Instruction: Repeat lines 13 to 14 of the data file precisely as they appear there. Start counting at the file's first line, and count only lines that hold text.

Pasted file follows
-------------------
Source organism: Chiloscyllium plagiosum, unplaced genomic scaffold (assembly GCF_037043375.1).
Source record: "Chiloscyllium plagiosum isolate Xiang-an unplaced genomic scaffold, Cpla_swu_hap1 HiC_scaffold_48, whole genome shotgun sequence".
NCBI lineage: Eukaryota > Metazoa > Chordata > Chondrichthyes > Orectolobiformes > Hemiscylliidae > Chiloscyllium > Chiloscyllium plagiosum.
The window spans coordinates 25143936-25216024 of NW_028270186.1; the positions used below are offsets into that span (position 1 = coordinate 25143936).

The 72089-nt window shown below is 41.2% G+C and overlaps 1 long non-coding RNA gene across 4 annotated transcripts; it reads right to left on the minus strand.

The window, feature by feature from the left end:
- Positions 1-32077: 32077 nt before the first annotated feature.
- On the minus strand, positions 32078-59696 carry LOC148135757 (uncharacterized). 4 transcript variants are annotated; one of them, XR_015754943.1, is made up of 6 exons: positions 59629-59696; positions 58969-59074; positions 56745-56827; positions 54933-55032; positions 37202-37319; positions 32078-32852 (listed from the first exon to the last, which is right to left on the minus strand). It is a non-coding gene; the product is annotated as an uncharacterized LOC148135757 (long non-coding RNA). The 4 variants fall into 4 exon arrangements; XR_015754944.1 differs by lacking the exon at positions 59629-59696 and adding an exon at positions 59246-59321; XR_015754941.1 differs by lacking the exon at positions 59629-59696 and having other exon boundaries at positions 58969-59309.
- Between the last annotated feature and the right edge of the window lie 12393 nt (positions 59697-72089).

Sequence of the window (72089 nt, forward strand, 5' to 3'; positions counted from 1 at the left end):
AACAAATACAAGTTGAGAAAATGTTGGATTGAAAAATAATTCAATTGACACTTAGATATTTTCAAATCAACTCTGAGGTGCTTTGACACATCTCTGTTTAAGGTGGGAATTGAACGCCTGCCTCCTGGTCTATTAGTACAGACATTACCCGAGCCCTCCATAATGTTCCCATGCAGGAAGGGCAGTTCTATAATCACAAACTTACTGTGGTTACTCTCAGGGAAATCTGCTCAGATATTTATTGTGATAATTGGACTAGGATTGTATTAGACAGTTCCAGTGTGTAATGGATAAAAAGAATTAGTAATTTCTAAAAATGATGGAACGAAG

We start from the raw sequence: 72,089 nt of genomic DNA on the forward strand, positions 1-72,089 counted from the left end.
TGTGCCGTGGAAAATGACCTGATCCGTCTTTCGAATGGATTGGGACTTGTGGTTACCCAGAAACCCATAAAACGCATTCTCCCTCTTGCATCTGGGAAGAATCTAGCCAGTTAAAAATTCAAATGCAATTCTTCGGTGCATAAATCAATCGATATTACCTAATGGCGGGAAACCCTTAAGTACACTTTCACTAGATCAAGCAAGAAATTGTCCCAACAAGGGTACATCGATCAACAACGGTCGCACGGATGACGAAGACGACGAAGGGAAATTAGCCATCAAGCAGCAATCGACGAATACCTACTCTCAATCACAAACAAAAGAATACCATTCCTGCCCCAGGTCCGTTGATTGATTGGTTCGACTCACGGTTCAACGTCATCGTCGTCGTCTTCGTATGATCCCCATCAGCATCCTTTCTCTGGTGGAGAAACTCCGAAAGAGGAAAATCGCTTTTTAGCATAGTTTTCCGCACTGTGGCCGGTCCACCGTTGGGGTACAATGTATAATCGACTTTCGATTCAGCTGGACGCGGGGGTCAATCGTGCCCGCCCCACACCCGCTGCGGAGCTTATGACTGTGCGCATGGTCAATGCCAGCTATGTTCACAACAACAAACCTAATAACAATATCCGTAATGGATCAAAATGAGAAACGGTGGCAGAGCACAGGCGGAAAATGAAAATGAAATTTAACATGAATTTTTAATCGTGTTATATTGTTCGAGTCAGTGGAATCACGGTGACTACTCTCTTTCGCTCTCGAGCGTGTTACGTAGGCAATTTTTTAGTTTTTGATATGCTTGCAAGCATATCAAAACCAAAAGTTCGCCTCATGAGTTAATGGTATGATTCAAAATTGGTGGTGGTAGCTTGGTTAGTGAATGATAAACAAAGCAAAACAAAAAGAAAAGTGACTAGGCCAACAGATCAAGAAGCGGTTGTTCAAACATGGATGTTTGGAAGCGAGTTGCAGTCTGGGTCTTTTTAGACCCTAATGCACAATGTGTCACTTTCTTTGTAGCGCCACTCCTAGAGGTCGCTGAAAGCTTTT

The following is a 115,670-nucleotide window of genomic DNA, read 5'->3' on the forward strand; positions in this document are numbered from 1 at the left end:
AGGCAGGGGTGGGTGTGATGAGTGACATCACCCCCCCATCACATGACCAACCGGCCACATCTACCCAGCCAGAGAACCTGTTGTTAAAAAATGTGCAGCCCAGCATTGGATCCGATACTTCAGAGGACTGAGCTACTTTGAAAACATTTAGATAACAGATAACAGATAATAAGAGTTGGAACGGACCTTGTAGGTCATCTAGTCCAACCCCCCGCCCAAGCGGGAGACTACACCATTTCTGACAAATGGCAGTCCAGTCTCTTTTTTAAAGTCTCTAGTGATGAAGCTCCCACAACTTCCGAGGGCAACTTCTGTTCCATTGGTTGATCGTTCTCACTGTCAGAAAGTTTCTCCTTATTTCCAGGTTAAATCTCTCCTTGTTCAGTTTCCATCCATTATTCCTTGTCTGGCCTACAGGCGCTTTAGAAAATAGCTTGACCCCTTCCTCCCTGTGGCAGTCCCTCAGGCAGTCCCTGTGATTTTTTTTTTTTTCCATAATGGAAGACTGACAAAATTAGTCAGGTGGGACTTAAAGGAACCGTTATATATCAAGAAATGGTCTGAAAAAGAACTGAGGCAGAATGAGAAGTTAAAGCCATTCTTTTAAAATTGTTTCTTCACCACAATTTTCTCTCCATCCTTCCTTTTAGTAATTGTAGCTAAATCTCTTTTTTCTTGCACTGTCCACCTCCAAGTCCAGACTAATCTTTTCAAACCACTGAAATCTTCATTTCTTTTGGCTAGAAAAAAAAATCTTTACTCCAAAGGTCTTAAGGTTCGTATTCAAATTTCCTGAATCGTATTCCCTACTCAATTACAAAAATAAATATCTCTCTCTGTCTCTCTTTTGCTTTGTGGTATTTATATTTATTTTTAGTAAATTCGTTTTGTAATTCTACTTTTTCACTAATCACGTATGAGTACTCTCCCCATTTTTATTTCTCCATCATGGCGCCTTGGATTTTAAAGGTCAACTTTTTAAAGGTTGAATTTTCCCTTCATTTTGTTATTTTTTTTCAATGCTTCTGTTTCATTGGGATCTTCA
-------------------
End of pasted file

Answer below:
TGTGCCGTGGAAAATGACCTGATCCGTCTTTCGAATGGATTGGGACTTGTGGTTACCCAGAAACCCATAAAACGCATTCTCCCTCTTGCATCTGGGAAGAATCTAGCCAGTTAAAAATTCAAATGCAATTCTTCGGTGCATAAATCAATCGATATTACCTAATGGCGGGAAACCCTTAAGTACACTTTCACTAGATCAAGCAAGAAATTGTCCCAACAAGGGTACATCGATCAACAACGGTCGCACGGATGACGAAGACGACGAAGGGAAATTAGCCATCAAGCAGCAATCGACGAATACCTACTCTCAATCACAAACAAAAGAATACCATTCCTGCCCCAGGTCCGTTGATTGATTGGTTCGACTCACGGTTCAACGTCATCGTCGTCGTCTTCGTATGATCCCCATCAGCATCCTTTCTCTGGTGGAGAAACTCCGAAAGAGGAAAATCGCTTTTTAGCATAGTTTTCCGCACTGTGGCCGGTCCACCGTTGGGGTACAATGTATAATCGACTTTCGATTCAGCTGGACGCGGGGGTCAATCGTGCCCGCCCCACACCCGCTGCGGAGCTTATGACTGTGCGCATGGTCAATGCCAGCTATGTTCACAACAACAAACCTAATAACAATATCCGTAATGGATCAAAATGAGAAACGGTGGCAGAGCACAGGCGGAAAATGAAAATGAAATTTAACATGAATTTTTAATCGTGTTATATTGTTCGAGTCAGTGGAATCACGGTGACTACTCTCTTTCGCTCTCGAGCGTGTTACGTAGGCAATTTTTTAGTTTTTGATATGCTTGCAAGCATATCAAAACCAAAAGTTCGCCTCATGAGTTAATGGTATGATTCAAAATTGGTGGTGGTAGCTTGGTTAGTGAATGATAAACAAAGCAAAACAAAAAGAAAAGTGACTAGGCCAACAGATCAAGAAGCGGTTGTTCAAACATGGATGTTTGGAAGCGAGTTGCAGTCTGGGTCTTTTTAGACCCTAATGCACAATGTGTCACTTTCTTTGTAGCGCCACTCCTAGAGGTCGCTGAAAGCTTTT

The following is a 115,670-nucleotide window of genomic DNA, read 5'->3' on the forward strand; positions in this document are numbered from 1 at the left end: